In her regular series for Cambridge Network members - now in its 15th year - software training expert Karen Roem offers handy tips to help you 'Tame your computer'. This week she describes how to open several workbooks with a single click (Microsoft Excel).
Tame your computer - with mighty macros
When Microsoft released Excel 2013 it dropped one functionality that I really, really miss … Save Workspace, available in version 2010 in the Window group on the View tab. It allowed you to save several workbooks you needed for a particular task in a special workspace file (*.xlw) so that when it was time to work on the job again, you just opened the workspace file and all files would be restored in the same arrangement you left them.
Like the idea? Why not record a macro that does just that? It might look daunting, but you only have to do this once and you can save yourself a lot of time in the long run.
Here’s how (in Excel 2013 and beyond):
- If necessary, add the Developer tab to the ribbon by right-clicking anywhere on the Quick Access Toolbar and selecting Customize the Ribbon. Then, on the right hand side of the window, tick the Developer check box under Main Tabs.
- On the Developer tab, in the Code group, click Record Macro.
- Type a name for the macro, such as workspace or several. (Avoid using the name Open.)
- Press TAB and hold down, say, the SHIFT key and type the letter O to assign CTRL + SHIFT + O as a keyboard shortcut to run the macro.
- Press TAB and select Personal Macro Workbook to make the macro available whenever you use Excel. (Make sure to click Save when you close down Excel and see a prompt to save the changes you made to the Personal Macro Workbook.)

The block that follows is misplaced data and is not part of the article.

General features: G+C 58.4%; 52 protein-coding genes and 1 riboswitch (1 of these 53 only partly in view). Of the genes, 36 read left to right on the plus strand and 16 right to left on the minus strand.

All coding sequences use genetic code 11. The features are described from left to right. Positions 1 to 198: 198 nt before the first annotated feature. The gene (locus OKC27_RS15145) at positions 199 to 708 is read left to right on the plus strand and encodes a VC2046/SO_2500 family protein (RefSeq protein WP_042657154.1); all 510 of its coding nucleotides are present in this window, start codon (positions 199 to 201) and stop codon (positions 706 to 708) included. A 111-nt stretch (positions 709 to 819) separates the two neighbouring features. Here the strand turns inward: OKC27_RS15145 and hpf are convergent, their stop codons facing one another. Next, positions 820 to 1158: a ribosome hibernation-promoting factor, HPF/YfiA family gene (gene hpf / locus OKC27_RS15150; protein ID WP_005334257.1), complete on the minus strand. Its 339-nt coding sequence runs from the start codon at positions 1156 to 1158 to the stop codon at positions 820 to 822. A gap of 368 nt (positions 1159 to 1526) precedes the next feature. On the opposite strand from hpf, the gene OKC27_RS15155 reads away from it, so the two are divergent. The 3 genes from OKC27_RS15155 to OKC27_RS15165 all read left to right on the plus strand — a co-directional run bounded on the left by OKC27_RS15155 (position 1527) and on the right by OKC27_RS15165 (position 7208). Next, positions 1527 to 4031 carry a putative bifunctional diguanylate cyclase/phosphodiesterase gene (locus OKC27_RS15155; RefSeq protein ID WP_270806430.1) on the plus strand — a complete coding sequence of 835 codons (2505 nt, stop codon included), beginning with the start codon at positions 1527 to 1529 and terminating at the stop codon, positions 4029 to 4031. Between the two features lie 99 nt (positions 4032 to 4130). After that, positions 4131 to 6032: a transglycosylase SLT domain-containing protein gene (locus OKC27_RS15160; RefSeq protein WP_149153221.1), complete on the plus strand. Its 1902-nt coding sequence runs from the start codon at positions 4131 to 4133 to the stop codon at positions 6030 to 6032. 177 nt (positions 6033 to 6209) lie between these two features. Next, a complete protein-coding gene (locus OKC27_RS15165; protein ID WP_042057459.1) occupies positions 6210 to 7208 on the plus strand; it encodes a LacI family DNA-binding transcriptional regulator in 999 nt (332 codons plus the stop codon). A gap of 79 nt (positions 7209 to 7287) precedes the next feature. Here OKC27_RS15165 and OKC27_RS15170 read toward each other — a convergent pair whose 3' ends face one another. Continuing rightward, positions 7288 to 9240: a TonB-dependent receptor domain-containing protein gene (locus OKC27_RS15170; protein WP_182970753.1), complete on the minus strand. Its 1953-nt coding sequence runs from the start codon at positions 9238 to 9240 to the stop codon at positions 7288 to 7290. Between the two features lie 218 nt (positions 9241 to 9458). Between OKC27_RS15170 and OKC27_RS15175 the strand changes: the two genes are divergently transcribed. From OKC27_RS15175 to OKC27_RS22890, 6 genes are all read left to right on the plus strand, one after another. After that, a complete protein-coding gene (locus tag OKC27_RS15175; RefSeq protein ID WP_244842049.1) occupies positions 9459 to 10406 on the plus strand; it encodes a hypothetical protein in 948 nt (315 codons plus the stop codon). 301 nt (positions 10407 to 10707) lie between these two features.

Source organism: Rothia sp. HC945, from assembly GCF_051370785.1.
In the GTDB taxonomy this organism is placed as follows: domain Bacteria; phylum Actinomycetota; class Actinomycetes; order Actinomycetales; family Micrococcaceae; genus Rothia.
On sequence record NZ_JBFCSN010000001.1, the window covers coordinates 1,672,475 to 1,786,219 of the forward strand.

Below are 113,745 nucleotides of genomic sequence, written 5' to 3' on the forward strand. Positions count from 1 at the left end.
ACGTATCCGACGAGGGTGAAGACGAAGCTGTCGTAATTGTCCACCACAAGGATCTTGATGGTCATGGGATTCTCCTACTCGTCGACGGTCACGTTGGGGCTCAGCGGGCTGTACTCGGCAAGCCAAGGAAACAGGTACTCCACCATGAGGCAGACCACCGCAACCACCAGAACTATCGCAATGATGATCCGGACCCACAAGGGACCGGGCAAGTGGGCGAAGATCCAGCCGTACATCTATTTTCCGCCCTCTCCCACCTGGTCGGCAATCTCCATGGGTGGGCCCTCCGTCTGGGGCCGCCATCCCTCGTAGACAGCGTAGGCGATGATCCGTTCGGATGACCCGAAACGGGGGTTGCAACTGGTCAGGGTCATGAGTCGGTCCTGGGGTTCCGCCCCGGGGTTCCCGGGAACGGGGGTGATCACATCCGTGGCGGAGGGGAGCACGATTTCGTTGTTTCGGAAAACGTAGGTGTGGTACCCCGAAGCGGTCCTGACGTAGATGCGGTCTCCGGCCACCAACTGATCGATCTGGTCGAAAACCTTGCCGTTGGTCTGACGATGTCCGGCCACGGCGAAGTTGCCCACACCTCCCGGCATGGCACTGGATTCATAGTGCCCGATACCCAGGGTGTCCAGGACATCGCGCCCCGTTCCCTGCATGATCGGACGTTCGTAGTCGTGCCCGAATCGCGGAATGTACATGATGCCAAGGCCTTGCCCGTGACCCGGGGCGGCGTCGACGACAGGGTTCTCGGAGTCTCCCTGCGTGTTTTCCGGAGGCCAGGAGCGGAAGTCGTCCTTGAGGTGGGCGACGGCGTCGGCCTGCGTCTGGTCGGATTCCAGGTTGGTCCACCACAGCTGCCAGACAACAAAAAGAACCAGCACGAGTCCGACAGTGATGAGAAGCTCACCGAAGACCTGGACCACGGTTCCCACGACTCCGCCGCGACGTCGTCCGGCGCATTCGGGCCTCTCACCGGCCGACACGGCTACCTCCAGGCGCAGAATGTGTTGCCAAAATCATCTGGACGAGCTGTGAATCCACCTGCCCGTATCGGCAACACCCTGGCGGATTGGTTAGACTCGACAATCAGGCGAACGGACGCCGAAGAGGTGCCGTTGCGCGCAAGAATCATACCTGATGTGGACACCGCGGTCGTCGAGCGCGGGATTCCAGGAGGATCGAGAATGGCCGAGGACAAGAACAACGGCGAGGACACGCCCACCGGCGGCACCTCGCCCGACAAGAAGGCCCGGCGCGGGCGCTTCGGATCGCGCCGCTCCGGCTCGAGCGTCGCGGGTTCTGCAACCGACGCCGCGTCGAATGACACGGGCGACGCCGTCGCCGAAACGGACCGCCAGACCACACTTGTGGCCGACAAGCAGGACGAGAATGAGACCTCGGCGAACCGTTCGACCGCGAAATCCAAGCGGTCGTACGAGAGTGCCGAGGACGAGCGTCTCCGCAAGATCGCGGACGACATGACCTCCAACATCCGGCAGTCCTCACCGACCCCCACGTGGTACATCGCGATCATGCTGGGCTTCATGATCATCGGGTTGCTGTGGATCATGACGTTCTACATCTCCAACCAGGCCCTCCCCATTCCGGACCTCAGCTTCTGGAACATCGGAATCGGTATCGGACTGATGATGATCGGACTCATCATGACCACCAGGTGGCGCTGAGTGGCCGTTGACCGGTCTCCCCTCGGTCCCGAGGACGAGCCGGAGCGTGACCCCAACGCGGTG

- Click OK.
- Open the files you want be able to open in one go.
- On the Developer tab, in the Code group, click Stop Recording.
In future, you can use the shortcut key you assigned in step 4 to open the various workbooks.
Bonus tip: why not add the macro as a button on your Quick Access Toolbar?
1. Right-click anywhere on the Quick Access Toolbar and select Customize Quick Access Toolbar.
2. In the Excel Options dialog box, under Choose commands from, click on Macros.
3. In the left list, double-click the newly created macro.
4. Press ENTER or click on the OK button.
By the way, you can still open a workspace (*.xlw) file that was created in an earlier version of Excel.
Want to see these sort of tips in action? Why not sign up for one of the following dates:
Thursday 27 August 09:00 - 10:00 Book now
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24 August 2020
Hello, I'm Karen and I help people get the most out of their computer software. Perhaps you're a scientist who needs to analyse your research data in Excel? Or a PA who wants to discover hidden features to tackle time-consuming and frustrating day-to-day tasks? Or a small business owner who wants to perfect a PowerPoint presentation?
Whatever your needs, I offer a training solution - from 60-minute webinars that easily fit into a busy schedule, to half-day and full-day hands-on training courses. Sessions can be held at your workplace or at my office in Cambridge. My hands-on courses can also be delivered online as a series of shorter virtual sessions, if necessary over a couple of days or weeks.